Darren Gilmour started his career with the Malcolm Group as a trainee plant operator in 1994. Today he’s Director of Plant at the firm. In the first of a new regular feature, Darren tells Project Plant about his proudest moments, hopes for the future and why it’s dangerous to go walking around muddy building sites in freezing temperatures…
Q) How did you get involved in the plant industry?
A) I was involved from a very early age with plant machinery on farms and started working on a local farm in Houston when I was 12, where I learned to operate machinery.
A chance meeting with Donald Malcolm at a wedding led me to start work with Malcolm Plant. I joined in 1994 as a trainee plant operator with Jim Anderson at Malcolm Plant’s original location in Brookfield.
I later progressed onto site management. During my time at Malcolm’s I have worked our construction division as Site Manager, Projects Manager and Contracts Manager before moving back into the Plant Hire division to my current role as Director of Plant.
Q) What does your job entail?
A) My current role involves managing the day-to-day running of Malcolm Plant, which includes; fleet maintenance management, fleet renewal program, hire and sales control, admin and credit control management, heavy haulage, heavy haulage and transport management. The main aim going forward is to expand our existing customer base and continue to provide a first class service to our existing customers and any new ones that come on board.
Q) Best piece of advice you’ve ever been given?
A) I’ve been given lots of advice throughout my career from many different people but the best and most well-remembered was from Malcolm Construction’s Commercial Director, Iain Good, and that was that every day’s a school day and you should always listen to older, wiser heads.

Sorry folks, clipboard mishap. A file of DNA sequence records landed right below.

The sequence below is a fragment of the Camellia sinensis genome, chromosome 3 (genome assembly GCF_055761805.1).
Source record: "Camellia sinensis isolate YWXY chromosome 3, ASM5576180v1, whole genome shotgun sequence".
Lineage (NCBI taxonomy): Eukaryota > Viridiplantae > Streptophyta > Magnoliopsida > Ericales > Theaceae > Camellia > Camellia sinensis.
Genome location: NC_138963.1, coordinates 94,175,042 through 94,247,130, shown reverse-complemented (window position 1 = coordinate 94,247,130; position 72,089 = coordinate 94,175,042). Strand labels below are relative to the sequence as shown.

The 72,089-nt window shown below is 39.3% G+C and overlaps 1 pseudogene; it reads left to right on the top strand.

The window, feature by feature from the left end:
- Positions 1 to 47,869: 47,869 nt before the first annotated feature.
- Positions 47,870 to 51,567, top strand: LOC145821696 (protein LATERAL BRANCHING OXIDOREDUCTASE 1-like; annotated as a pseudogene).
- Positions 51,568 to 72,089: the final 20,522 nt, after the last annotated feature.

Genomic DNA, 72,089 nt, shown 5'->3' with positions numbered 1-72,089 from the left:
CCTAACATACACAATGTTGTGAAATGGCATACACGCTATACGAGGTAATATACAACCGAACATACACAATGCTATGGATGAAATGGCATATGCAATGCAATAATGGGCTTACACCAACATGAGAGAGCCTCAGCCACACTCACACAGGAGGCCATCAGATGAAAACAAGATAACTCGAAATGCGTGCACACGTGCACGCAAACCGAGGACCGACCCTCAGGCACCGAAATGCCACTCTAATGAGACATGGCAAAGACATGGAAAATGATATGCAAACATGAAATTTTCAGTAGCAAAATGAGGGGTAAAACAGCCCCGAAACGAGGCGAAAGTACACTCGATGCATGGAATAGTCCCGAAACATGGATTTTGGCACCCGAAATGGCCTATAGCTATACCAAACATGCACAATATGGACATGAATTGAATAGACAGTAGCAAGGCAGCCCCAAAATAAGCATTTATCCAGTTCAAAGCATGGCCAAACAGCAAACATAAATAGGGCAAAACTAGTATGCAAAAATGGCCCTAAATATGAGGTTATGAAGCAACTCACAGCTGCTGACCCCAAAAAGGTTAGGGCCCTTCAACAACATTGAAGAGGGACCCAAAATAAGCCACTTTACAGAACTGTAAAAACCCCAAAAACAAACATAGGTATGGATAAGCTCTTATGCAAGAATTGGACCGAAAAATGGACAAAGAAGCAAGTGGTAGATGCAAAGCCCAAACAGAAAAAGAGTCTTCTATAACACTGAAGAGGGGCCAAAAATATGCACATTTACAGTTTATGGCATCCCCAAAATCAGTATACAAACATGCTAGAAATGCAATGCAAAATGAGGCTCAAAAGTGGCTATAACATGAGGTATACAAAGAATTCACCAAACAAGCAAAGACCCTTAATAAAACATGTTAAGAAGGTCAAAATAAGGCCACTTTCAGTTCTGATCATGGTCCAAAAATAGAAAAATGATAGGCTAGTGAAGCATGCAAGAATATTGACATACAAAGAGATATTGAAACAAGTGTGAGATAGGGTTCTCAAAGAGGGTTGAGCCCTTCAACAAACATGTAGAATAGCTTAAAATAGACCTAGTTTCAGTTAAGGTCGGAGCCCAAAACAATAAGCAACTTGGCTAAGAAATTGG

Q) Most memorable moments from your career?
A) Probably the most memorable was progressing into Site Management at 25 years-of-age and another and probably my proudest achievement career-wise to date is my recent appointment to Director of Plant.
There has also been many challenges in my career but the biggest was trying to keep people in jobs when the construction industry took the hit during the recession, which was an extremely difficult time. Thankfully things seem to be steadily improving which is good news for everyone.
Q) If you could change one thing about the industry what would it be?
A) From past and current experience, I would like to see more training schemes introduced to encourage youngsters to get involved in specialist plant training and make it their career of choice.
Q) Any funny anecdotes from your career?
A) During my time as Contracts Manager, I used to walk the sites early in the morning to gather my thoughts ahead of the site meeting. One day it had been snowing and the walk took me through what I thought was muck but turned out to be a slurry bund.
So I found myself gathering a lot more than my thoughts as I was up to my waist in slurry, at 7am, with temperatures at -2 degrees. After struggling to get myself out, I had to walk to the drying room, strip off then head back home for change!
Q) What advice would you give to youngsters considering a career in construction?
A) Having started in plant and worked in different areas of the construction industry before returning to plant, I would say it’s a great industry to take up a career in. If you show commitment, have the right work ethic and the ability to learn there are opportunities to move up the ladder.
Q) How do you relax when you’re not working?
A) When we’ve got the weather I enjoy playing golf. That’s always a good way to relax. My three boys also play football so I like to go along to support and watch them play.
Q) Best and worst thing about your job?
A) Hmm, this is a tricky one! Some of the best things about the job are overall customer satisfaction and the sense of achievement, knowing it’s been a job well done. And definitely the team of guys I work with, who make sure everything runs smoothly.
I know everything has good and bad points but for me there isn’t really a ‘worst part’ of the job. Maybe not being able to switch off your brain at rest times can be a little frustrating, but when your heart’s in something I suppose it comes with the territory.